Post # 1
Hi. We recently had our wedding and received gifts from almost all of our guests, which we were very thankful for. We are a humble couple and do not expect a gift from everyone, or certain amounts if it is a cash gift.
That being said, we received a gift in the mail from a family friend of ours who we see a couple times a year. The friend is very nice and has his own small business, but not financially well off, and he has struggled this year due to the economy.
The gift we received from him was a check for $1,000. He did attend with a guest, but all other couples gave us around $150-200 average, which we thought was very nice and appropriate.
I would feel terrible cashing this check, knowing for a fact it would cause him financial hardship. My best guess is that since he does not attend weddings much (not many other family or friends), that he just did not know what was a proper gift to give. Or maybe he felt bad that his gift was 4 months after the wedding (which we could care less about).
I feel it would be disrespectful to go back to him and tell him that we can not accept that much money, but I would feel just as horrible cashing the check.
Has anyone been in this situation before or know what to do? Thanks in advance.
Post # 3
I would send him a thank you card expressing how grateful you are. And then simply not cash the check.
Post # 4
@Meowkers: If they balance their checkbook they will know that the check was not cashed yet, and may feel uncomfortable until it is cashed because they are expecting that money to come out of their account.
@mwg569: This is a really rough situation. I’m not sure what to advise. I think it would hurt them for you to send back the check, but because of what I said above it’s also not great to keep the check and not cash it.
I’m interested to see what other bees have to say.
Post # 5
It’s more insulting that you mention in anyway that he couldn’t afford what he gave. And unless you have a hand in his finaicial planning, are you most certain he doesn’t have assets in which he can afford such a large amount.
But do NOT mention anything like thank you BUT… just thank him. Either cash it or don’t. (like the above poster suggested.)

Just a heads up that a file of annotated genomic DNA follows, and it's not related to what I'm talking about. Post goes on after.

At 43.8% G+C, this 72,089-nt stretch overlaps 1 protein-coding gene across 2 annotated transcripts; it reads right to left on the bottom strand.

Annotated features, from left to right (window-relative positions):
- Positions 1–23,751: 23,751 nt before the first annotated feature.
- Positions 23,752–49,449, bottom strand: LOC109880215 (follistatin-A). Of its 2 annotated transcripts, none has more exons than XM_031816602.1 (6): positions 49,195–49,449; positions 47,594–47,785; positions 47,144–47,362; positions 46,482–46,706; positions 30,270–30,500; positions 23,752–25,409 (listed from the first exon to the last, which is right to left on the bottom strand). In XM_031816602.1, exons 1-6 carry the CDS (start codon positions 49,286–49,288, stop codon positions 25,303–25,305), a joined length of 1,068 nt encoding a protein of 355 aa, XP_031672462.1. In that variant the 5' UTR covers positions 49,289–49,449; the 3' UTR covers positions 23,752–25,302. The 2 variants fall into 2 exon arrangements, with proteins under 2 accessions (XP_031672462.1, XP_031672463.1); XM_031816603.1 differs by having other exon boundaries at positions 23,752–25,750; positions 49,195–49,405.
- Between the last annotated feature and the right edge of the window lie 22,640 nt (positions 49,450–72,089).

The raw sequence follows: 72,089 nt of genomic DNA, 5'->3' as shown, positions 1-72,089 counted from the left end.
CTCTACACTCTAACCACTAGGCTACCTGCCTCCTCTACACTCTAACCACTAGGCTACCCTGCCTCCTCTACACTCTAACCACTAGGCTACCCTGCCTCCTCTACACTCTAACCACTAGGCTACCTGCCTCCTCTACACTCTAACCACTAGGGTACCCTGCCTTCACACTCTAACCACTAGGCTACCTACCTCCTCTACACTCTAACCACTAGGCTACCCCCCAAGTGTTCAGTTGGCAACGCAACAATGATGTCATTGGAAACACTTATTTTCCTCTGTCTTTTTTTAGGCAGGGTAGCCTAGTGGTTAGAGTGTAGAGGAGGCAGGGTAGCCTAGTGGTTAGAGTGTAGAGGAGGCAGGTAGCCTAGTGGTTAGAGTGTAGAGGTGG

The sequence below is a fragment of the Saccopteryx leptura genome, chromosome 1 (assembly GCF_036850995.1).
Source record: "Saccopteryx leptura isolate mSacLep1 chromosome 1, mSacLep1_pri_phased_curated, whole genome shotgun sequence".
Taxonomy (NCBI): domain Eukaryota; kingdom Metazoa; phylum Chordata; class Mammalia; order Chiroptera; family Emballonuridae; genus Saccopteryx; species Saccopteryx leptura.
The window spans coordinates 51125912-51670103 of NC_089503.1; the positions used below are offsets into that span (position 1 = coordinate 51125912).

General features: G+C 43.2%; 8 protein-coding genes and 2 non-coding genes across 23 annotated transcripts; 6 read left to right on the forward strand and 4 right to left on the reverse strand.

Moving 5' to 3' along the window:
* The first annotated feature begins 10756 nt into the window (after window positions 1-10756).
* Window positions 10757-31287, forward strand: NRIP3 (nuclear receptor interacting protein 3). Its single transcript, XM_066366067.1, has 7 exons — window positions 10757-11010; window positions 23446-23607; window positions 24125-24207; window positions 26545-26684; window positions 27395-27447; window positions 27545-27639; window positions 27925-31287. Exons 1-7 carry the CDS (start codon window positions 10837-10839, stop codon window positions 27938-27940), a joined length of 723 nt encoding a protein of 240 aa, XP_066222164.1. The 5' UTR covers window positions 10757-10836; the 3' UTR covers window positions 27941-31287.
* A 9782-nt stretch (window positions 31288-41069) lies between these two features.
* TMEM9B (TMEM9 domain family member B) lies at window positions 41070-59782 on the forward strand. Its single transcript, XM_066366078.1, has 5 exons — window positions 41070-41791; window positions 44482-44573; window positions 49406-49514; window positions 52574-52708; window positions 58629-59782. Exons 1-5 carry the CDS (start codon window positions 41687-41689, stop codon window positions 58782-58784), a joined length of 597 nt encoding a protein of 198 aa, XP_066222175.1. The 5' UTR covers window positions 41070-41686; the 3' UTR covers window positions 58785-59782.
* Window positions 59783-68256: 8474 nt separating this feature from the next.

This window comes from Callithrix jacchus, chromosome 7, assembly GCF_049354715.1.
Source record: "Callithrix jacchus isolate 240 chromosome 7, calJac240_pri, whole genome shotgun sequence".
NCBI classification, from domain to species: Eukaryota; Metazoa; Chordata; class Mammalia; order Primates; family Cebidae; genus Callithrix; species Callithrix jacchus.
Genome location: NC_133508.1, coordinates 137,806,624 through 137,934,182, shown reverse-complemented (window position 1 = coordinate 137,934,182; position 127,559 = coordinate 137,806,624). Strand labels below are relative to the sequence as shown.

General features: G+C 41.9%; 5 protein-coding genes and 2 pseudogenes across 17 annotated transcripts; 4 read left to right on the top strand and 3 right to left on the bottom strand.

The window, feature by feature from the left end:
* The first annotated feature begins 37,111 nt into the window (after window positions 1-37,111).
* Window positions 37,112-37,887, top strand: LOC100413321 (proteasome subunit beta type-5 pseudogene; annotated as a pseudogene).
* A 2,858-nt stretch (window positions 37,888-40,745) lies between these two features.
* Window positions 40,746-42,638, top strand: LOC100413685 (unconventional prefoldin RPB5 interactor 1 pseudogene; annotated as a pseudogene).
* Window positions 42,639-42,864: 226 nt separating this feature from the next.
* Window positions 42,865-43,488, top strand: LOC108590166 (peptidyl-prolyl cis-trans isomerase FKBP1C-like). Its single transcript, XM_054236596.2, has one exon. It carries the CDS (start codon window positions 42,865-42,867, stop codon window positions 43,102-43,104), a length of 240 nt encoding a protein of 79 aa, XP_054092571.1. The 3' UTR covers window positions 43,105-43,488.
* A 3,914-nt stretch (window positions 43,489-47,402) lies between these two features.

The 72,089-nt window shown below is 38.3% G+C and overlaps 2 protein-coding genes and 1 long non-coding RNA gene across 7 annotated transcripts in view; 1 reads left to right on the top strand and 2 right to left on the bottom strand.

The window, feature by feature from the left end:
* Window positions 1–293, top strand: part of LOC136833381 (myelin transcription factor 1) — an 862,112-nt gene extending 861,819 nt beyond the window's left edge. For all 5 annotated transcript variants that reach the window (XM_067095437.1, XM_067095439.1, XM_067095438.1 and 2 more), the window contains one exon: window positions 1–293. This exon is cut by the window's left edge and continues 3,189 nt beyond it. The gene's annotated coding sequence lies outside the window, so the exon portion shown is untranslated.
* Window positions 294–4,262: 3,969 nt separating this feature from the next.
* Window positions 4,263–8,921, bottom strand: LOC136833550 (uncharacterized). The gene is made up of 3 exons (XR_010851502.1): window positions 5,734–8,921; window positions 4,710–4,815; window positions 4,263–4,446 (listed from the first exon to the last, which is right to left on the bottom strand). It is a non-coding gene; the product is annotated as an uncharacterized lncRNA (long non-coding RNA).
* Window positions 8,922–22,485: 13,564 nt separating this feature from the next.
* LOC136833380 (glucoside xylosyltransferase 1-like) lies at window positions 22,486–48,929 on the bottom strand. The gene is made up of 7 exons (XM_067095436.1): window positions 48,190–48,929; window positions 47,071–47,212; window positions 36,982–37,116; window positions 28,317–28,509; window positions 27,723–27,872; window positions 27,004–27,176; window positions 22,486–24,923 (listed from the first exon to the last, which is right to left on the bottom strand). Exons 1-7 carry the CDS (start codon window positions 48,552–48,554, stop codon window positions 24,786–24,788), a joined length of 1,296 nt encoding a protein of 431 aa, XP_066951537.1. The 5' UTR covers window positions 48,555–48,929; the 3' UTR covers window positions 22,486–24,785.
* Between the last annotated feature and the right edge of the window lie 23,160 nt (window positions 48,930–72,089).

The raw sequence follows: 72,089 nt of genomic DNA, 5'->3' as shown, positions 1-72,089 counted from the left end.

Post # 6
I think you should accept the gift. It is their choice whether to give it, and say it was a household item that cost $1000, you wouldn’t return it and send them the money, would you? It seems to me that it is rude not to accept someone’s gift. You may not know the whole story behind their finances.
Post # 7
I’m leaving this one for Katyelle… no clue o.O
Post # 8
I would accept the gift. As the gift receiver, it’s not up to us to decide what someone can or cannot afford – that is up to the giver.
Post # 9
So long as you are certain that the check was meant to be $1,000, instead of $100, then I would cash it and write a very heart-felt thank you letter.
Post # 10
Write a very nice thank you letter and deposit the check. It is rude to presume you understand their finances better than they do.
Post # 11
I would definitely not just not cash the check. It drives me crazy when people hold on to checks and I keep checking to see if it’s been cashed yet. I also think it would be rude to return the check to him, to me that would be like telling him that you know better than he does what he can and cannot afford, and honestly I don’t think he would have given you the check if he couldn’t afford to do so.
Post # 12
Just had a brilliant thought- Cash the check, then for christmas send him a card with a really big check inside, like $500 😉
Post # 13
If his financial situation is as you described, not only would I feel badly accepting that money, I would also worry and wonder if the check was written incorrectly. I would assume he meant to write it for $100, and then I would be freaking out about cashing it. I’m not sure what to do either, but I wouldn’tw ant to offend him, or overdraft his bank account, OR assume that he was giving me that much money, when I know he has had financial struggles recently!! I’m trolling this thread to see what others suggest…
Post # 14
Thank you for the replies so far.
I agree that not cashing it would cause them to be uncomfortable and question why I sent them a note, but did not cash it. Kind of opens a new can of worms, I guess.
@vmec: Appreciate your comments. He even wrote in the card (as part of his message), that he apologizes for the gift being late, but that it was a slow year…
Post # 15
I’m not sure about the proper etiquette for the situation, but FWIW I don’t think it’s super rude to say something like “thank you SO much, but we simply can’t accept such a large gift!” I do think it’s rude to say “we know you can’t afford such a large gift!”
Post # 16
It would be impolite to tell him what he can/cannot afford. He is an adult and can choose what to give you.
While you may think it overly generous it may be his usual gift.
Do not presume to know more about his finances then he, and cash his cheque and send a lovely thank you.
Don’t mess with his finances by simply not cashing the cheque.